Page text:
It often takes a disaster or a near miss before we change the way we do things as a society. The Whaley Bridge dam incident saw the concrete spillway to a reservoir above the town damaged by heavy rain and put the dam at risk of collapse which could have seen the town catastrophically flooded.
This was one more warning that we need to change the that way we think about how we manage water - our most essential but potentially destructive resource.
The British seem to have always been talking about the rain. Feste, the clown in Shakespeare’s Twelfth Night, sings “the rain it raineth every day”. When this particular dam was built in 1841 it was a time when we were obsessed with controlling water, putting it behind walls and in pipes. Since then we have seen a continual loss of trees which soak up water, and the concreting of our habitats which makes water flow more quickly and causes floods.
We know now that controlling water isn’t about more concrete, more walls and more pipes. It is too big a force. The best way we can handle our water is by helping nature do what it does best and only using engineering as a last resort.
Planting more trees and reintroducing forests means that rainwater flows far more slowly to our town as cities. It also has the added benefit of rebuilding our natural habitats for our native species.
Natural flood defences can also regulate a river’s flow by recreating the work of Beavers that we lost due to them being hunted to extinction and gained where they are now being reintroduced.
The fact that developers are proposing concreting more of Whaley Bridge for housing implies we may not have learned our lessons yet.
Old man-made structures on our rivers and waterways need reevaluating, especially given the recent warning by the Committee on Climate Change that has highlighted how roads, bridges and dams are vulnerable, a situation that will be exacerbated by how interdependent these structures are.
Then there is climate change. The rain we are used to in Britain is generally relative soft and gentle, moderate. But our weather is becoming more extreme and our Victorian engineering may not always be able to cope. Bigger dams are not the answer.
Around the world, rain is an increasingly frequent subject of conversation, although for many as a report published by the World Resources Institute (WRI) illustrated, it is lack that is the problem: the supply of water, and sometimes its oversupply, is becoming the prism through which it is possible to see the many dangerous faces of the climate emergency.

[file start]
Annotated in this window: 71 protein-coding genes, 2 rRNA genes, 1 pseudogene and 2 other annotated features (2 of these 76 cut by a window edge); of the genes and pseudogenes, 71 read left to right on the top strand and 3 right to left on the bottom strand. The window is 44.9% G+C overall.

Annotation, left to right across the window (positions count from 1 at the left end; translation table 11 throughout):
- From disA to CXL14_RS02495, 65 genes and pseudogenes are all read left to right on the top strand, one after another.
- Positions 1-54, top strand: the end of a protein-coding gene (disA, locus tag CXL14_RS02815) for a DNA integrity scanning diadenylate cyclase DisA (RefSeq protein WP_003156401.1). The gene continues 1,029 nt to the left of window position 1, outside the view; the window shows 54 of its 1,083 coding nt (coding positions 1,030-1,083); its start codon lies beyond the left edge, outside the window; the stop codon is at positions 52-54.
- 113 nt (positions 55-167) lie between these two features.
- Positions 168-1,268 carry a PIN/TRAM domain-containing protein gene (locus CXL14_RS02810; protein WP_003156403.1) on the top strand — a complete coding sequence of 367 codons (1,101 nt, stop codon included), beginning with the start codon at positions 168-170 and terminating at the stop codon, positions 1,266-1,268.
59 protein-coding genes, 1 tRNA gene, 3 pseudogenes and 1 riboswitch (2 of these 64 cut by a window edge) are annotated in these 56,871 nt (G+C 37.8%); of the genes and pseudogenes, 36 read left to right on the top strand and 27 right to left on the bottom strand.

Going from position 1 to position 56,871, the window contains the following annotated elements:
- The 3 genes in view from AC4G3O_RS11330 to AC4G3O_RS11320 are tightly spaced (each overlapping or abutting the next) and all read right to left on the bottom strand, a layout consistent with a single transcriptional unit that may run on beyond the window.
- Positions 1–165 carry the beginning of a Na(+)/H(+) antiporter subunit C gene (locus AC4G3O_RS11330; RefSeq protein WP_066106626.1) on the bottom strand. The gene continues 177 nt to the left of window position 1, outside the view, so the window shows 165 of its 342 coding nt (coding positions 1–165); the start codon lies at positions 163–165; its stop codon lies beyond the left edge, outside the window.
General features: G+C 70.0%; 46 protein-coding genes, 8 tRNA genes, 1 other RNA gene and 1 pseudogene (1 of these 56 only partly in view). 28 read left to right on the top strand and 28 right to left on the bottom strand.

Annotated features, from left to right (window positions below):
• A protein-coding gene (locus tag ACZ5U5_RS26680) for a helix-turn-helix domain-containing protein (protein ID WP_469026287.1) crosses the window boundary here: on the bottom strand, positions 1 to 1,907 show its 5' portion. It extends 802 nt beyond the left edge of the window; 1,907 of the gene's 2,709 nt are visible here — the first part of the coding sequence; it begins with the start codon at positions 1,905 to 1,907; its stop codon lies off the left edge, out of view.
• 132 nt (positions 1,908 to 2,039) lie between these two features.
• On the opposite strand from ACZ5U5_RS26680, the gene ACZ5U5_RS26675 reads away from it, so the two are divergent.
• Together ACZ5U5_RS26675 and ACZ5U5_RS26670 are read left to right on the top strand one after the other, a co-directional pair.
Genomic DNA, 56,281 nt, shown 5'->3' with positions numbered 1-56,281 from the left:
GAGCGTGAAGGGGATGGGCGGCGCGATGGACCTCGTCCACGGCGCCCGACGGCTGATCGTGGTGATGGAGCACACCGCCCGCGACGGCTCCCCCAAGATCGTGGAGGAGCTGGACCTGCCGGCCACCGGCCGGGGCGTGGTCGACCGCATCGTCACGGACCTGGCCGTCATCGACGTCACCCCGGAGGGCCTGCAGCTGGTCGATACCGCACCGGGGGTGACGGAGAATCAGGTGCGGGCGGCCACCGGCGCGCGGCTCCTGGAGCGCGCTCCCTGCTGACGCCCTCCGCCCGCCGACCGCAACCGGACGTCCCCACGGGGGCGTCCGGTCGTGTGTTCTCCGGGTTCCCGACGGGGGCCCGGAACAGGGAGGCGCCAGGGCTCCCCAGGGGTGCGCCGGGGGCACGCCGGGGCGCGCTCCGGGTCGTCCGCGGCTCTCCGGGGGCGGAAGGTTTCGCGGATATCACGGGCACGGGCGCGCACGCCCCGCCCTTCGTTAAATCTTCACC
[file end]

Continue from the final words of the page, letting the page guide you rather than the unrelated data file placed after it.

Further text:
Too much and too little water are two sides of the same coin and the one issue can’t be dealt with unless we address the other. There is only so much water to go around and too much for one place can mean too little in another.
This WRI report shows how a quarter of the world’s population are living in regions of extremely high water stress. Qatar, Israel and Lebanon were ranked as the most water-stressed countries in the world. A scarcity that will lead to droughts, described by the World Bank as “misery in slow motion” with the impact of droughts felt for generations.
This is a wake-up call that can no longer go unheard. Water should be treated like the valuable and exhaustible resource that it is, and maximum possible preparations made to provide insurance against its excess.
We need to think carefully about what investment in infrastructure that is needed and ensure our country has the skills and desire to think in new innovative ways.
The way we build homes needs to change to ensure water routes are taken into account. The building of vast concrete structures such as motorways and airports needs to be urgently curtailed due to the destruction they cause, and the fact they promote carbon-intensive activity feeding into climate change.
Our mountains and hills need reforestation on a major scale and finally we need to ensure we think of this in terms of changes to our economic system, which currently prioritises destruction over sustainability and quality of life.
Amelia Womack is deputy leader of the Green Party.
Image: Dam News, Twitter.